What the hell is all that about???
Those are the thoughts, linked together under the theme of devastation as a consequence of global warming, which are buzzing around in my head at present.
In 42 days’ time, I shall be celebrating having lived in Darwin, the capital of the NT, for 50 years.
Arriving in the early stages of the wet season, forewarned about daytime temperatures reaching into the low 30s, and leaving snow on the ground when I left London (Heathrow) Airport, I acclimatised rapidly.
I never want to be near snow again! Living in the tropics, and not being addicted to travel, I doubt whether I shall ever be likely to do so!
By June, 1971, when, on the rare cloudy, ‘dry’ season day, temperatures struggled to reach 30˚C, and dropped well below 20˚C on many nights, I complained of the cold!
We are now in the build up to our ‘wet’, season, and have just set a record in Darwin of 11 consecutive days of temperatures reaching 35˚C or more!
And, because Darwin is so near the Arafura Sea, we are fortunate to not (yet) experience the extremes of temperature which are the norm for those who live further from the coast.
Yesterday we saw, in the ABC News, an example of flexible solar film which is enabling solar ‘panels’ to be glued to surfaces which are not smooth and flat, opening up possibilities of a far greater use of solar energy.
Incidentally, solar film can be floated on water, with efficiency of production being potentially enhanced by the contact with water in cooler areas, while evaporation of the water is reduced – win/win! Alternatively, it can be used on a swimming pool to both produce electricity and raise the temperature of the pool water!
It can also be used on windows and let this freak you out!! …
If the current Coalition government is making any progress at all towards accepting the need for adopting renewable energy on a sufficient scale, it is making, ironically, glacial progress. In fact, the existing glaciers are melting faster than Morrison and Co are moving towards recognising the bleeding obvious!
So where do the economies of scale come in?
Just hang in there a bit longer.
The many critics of solar power – and they are both many, and misguided in intent – express concern (not necessarily in any order of priority) over issues like:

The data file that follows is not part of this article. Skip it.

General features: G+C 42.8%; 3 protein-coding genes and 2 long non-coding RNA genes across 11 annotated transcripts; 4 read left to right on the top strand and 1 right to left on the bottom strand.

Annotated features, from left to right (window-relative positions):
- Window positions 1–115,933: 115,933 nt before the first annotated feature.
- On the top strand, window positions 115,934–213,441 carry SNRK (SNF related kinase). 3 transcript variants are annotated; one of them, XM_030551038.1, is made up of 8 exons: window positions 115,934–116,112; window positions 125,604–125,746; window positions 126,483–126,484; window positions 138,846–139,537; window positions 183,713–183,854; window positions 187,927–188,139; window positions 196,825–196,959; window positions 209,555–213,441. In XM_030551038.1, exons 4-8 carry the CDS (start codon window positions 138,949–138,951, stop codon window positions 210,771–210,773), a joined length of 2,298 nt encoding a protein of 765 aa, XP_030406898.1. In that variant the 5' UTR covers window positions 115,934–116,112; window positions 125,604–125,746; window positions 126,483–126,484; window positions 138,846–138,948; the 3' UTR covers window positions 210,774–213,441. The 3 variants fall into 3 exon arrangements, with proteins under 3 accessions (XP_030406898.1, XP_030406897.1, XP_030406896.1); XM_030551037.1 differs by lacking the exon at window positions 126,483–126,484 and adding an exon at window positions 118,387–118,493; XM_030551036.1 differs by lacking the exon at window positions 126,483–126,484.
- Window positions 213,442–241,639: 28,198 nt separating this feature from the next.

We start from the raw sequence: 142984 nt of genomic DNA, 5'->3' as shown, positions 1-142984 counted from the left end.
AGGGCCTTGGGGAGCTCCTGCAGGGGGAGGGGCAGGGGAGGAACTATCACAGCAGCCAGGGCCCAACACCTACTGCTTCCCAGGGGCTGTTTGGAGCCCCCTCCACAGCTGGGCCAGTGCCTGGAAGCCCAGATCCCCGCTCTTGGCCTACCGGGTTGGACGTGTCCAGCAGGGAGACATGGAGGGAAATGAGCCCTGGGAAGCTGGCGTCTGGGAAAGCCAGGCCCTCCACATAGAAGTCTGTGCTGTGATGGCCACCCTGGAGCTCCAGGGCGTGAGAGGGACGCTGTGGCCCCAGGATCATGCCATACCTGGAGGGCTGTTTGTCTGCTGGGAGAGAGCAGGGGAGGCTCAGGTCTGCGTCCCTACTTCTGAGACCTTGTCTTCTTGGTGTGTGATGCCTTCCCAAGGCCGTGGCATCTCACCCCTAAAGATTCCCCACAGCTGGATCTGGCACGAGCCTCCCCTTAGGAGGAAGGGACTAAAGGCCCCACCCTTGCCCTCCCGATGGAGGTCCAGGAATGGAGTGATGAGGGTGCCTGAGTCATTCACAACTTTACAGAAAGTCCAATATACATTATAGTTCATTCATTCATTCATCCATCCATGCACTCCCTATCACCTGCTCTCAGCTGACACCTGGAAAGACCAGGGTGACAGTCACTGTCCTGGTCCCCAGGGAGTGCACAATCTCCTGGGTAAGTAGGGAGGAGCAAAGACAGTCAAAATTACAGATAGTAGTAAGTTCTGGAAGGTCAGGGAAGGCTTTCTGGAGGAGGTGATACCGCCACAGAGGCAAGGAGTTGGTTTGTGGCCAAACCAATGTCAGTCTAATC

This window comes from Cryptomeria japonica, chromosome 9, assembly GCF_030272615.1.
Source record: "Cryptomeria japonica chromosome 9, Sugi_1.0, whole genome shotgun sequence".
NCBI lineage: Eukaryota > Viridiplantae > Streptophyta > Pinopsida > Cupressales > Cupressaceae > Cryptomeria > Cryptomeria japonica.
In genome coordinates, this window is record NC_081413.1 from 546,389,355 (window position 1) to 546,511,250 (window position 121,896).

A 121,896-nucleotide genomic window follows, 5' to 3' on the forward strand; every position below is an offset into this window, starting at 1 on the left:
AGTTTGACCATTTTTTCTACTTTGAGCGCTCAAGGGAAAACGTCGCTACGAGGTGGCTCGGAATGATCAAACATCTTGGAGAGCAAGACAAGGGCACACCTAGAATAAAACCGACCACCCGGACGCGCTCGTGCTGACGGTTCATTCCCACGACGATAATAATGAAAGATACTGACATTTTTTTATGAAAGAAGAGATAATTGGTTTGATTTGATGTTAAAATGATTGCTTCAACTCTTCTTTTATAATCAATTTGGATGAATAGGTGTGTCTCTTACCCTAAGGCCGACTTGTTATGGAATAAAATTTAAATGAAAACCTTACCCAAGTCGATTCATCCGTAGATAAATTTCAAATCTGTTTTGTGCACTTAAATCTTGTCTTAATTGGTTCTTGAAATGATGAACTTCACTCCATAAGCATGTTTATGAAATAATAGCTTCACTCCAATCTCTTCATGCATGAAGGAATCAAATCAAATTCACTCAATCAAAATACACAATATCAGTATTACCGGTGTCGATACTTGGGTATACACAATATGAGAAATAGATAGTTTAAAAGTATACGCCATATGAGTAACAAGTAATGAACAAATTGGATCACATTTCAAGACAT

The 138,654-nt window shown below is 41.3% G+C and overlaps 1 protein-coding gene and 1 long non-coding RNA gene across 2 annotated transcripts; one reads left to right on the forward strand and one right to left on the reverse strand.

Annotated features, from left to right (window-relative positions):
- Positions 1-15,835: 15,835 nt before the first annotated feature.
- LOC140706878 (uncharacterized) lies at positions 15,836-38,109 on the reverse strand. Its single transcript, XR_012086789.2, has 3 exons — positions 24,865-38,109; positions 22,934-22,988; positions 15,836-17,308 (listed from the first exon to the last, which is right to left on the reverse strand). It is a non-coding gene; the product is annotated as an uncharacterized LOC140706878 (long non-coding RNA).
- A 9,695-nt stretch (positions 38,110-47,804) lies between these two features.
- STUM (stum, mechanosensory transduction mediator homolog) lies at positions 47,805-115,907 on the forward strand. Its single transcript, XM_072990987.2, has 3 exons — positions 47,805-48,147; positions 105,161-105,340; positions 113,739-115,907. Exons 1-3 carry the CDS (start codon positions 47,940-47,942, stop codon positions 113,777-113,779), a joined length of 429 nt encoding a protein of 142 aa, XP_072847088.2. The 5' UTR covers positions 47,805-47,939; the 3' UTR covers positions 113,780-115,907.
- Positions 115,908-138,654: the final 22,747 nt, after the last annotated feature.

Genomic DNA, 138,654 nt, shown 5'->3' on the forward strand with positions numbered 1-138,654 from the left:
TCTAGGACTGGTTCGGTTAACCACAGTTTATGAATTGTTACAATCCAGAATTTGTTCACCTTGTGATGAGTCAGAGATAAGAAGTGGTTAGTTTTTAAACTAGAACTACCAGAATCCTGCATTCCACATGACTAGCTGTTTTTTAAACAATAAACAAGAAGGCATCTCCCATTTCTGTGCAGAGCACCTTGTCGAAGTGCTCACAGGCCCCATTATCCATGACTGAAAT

- Solar panels have a limited life and will be hard to recycle;
- Energy produced is intermittent, which puts pressure on the grid to even out the flow of electricity;
- Solar power is only available while the sun is shining.
All true – BUT:
- We are currently struggling to recycle massive amounts of waste, so the government should, as a priority, be putting money into the CSIRO and research facilities in universities to facilitate rapid development of recycling systems for all waste products. Plus, the flexible solar system might be less problematic than the glass panels;
- The energy should be directed into storage from which it can be fed into the grid in a continuous stream, and
- This can occur, irrespective of whether of not the sun is shining – which is where economies of scale come in.
Replacing PV panels by the flexible model will massively enhance the range of use of solar power, as it can be used on trains, roads and roofs. This will make it more cost effective, while exactly the same applies to batteries, currently more costly because of insufficient demand.
I have not mentioned wind but it has a place in the scheme of things, as the Netherlands and other Scandinavian countries will bear witness.
Now all the naysayers will jump in with negative comments which will further delay progress in dealing with a problem which is, inexorably, becoming more and more intransigent.
Do you really think last bush fire season was an anomaly?
How long did the recent drought last? And have the rivers and dams yet been replenished?
What is the status quo in the Murray Darling Basin, where water intended to support the environment is being stolen, and corporations are growing water-hungry crops for profit, ignoring the detrimental effect this will have on production of essential foods?
For those people who still commute to work by car, leaving their vehicles to bake in the sun – what about this?
Put a roof over all parking lots, and cover the roof with solar panels. Not only will the cars be less likely to be overheated, but the power generated will be available for lighting at night, to provide greater security for those using the park after dark.
There are loads of people out there who are aching to produce even more valuable ideas to both tackle global warming and simultaneously make life more comfortable during the interim period.
Conflict of interest is ignored, when governments allow those profiting from fossil fuels to persuade them (how, I sometimes wonder? Does money change hands, or promises of future employment in a lucrative sinecure?) to use gas as a means of transitioning from coal – only we will still need to use coal for some time to keep Joel Fitzgibbon happy.
If the Opposition Leader had any sense, he would reduce the white-anting phenomenon by sacking Fitzgibbon from the ALP.
You cannot hope to satisfy everyone, but big, bold policies, which echo successes elsewhere in the world, would surely have to produce some converts.
Millions of people have suffered in one way or another through COVID-19. They should not be expected to put up with further pain because we have a government which picks and chooses which science it will pay heed to.
We need to look forward to a Happy Christmas in a few weeks’ time.
Would it not be marvellous – not to say a miracle – if that happiness came from hearing that Scott Morrison has seen the light and will take serious action on global warming?
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